His opponents lob partisan attacks against him, but the truth is Edwards has put the people of Louisiana ahead of petty politics. He has governed with reason and fairness. We urge our readers to reelect John Bel Edwards so that Louisiana can continue on the right track for another four years.
Lt. Governor: Billy Nungesser
Billy Nungesser promised to serve without regard to party politics, and he has kept that promise. He has worked well with Democratic Gov. John Bel Edwards and with the Republican-led Legislature. Equally important, he has led the state Department of Culture, Recreation and Tourism (which the lieutenant governor oversees) with energy, focus and purpose. In the face of budget constraints, Nungesser worked with tourism leaders throughout Louisiana to help bring record numbers of tourists to all parts of the state. His office also manages most state museums and all state parks, which likewise have seen a spike in attendance despite budget cuts. Politicians love to talk about doing more with less, but Billy Nungesser has actually done it. He deserves another term as Louisiana’s lieutenant governor.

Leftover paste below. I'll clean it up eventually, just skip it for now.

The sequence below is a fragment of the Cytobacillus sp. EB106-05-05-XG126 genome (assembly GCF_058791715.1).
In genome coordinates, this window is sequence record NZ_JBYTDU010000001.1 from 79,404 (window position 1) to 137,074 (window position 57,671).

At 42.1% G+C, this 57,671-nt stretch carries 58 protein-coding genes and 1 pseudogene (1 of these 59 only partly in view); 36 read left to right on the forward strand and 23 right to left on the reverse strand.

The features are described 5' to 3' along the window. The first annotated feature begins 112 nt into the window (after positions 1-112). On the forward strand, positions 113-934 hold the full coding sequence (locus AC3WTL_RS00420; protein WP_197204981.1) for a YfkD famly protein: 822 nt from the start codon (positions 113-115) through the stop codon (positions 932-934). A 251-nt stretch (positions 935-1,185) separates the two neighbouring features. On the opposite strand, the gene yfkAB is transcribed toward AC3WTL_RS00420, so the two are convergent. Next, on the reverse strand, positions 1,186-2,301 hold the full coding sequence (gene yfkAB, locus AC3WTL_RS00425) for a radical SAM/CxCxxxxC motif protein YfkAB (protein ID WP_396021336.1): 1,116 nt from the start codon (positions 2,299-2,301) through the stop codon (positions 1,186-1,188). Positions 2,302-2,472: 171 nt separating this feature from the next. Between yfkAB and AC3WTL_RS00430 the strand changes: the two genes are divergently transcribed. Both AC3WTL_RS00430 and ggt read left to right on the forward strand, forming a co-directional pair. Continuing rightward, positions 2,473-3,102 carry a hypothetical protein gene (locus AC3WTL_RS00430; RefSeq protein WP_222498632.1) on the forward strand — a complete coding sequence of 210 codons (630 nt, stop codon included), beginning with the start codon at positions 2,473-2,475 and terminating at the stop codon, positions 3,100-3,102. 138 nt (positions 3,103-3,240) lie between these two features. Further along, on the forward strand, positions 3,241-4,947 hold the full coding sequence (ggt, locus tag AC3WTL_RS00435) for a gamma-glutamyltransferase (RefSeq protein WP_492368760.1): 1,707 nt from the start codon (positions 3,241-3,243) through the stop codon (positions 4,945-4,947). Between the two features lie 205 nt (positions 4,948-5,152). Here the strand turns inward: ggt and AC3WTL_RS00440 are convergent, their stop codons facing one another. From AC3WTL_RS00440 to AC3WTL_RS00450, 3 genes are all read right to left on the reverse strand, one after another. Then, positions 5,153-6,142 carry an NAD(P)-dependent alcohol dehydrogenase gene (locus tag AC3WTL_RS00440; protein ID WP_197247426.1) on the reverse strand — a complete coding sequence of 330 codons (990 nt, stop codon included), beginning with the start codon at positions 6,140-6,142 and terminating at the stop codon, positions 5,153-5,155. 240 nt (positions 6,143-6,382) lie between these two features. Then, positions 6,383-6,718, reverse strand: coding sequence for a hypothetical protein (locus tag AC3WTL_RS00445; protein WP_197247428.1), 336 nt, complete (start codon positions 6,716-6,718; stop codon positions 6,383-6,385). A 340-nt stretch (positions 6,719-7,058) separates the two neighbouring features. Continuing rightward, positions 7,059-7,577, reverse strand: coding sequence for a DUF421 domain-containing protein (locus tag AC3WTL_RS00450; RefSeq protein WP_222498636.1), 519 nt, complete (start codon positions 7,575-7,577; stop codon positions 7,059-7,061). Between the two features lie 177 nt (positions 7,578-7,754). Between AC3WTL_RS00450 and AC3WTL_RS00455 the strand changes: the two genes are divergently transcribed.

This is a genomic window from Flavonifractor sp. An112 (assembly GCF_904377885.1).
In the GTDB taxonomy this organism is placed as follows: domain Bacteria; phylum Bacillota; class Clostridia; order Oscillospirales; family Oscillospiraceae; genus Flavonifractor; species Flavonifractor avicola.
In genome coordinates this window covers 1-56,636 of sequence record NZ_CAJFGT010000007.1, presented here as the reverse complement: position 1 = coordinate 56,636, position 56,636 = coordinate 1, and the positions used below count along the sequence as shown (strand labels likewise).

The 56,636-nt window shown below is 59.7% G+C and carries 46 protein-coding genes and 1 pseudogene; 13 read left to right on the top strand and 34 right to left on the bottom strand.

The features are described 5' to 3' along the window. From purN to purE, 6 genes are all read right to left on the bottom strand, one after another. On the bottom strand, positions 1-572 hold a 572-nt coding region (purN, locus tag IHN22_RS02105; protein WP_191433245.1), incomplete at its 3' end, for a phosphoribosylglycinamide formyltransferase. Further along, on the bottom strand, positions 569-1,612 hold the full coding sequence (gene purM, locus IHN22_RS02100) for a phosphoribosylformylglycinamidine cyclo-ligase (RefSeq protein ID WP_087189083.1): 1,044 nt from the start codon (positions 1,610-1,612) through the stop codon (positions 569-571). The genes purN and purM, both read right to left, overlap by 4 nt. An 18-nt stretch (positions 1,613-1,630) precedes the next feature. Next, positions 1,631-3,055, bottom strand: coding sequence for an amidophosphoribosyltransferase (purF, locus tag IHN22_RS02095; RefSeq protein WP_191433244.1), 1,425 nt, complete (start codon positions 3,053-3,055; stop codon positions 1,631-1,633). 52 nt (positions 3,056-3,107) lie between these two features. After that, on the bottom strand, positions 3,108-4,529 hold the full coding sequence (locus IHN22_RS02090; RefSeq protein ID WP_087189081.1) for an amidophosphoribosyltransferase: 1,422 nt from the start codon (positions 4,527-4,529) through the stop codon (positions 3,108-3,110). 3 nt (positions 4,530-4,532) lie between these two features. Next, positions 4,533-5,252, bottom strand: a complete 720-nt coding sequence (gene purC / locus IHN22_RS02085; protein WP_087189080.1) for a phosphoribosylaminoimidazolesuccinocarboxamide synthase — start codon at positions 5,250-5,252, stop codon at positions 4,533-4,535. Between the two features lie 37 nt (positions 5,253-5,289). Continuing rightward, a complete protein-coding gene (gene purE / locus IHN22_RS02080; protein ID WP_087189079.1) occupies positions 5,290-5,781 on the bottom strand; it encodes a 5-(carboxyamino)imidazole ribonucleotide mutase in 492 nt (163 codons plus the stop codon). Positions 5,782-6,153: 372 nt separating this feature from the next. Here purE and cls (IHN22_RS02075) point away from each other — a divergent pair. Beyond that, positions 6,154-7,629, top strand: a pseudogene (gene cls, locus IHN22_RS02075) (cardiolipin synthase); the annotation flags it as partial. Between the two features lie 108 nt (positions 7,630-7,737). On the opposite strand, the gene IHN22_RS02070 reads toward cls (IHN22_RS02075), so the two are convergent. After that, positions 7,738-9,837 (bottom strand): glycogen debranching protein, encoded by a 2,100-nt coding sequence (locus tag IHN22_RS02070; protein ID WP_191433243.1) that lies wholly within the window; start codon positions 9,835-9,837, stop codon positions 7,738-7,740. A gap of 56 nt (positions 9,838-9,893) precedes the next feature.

Secretary of State: Kyle Ardoin
Incumbent Kyle Ardoin served as the chief deputy of this office before becoming interim Secretary of State. He won the office outright in a special election last year and has served well since then. This office is an important starting point for new businesses and a key resource for attorneys and businesses needing to access important records and data. The Secretary of State also serves as Louisiana’s chief elections officer, charged with maintaining voter registration rolls and safeguarding the integrity of our elections system. The Secretary of State’s office has functioned at a high level for decades and continues to do so. Kyle Ardoin has earned a full term.
Attorney General: no endorsement
Treasurer: John Schroder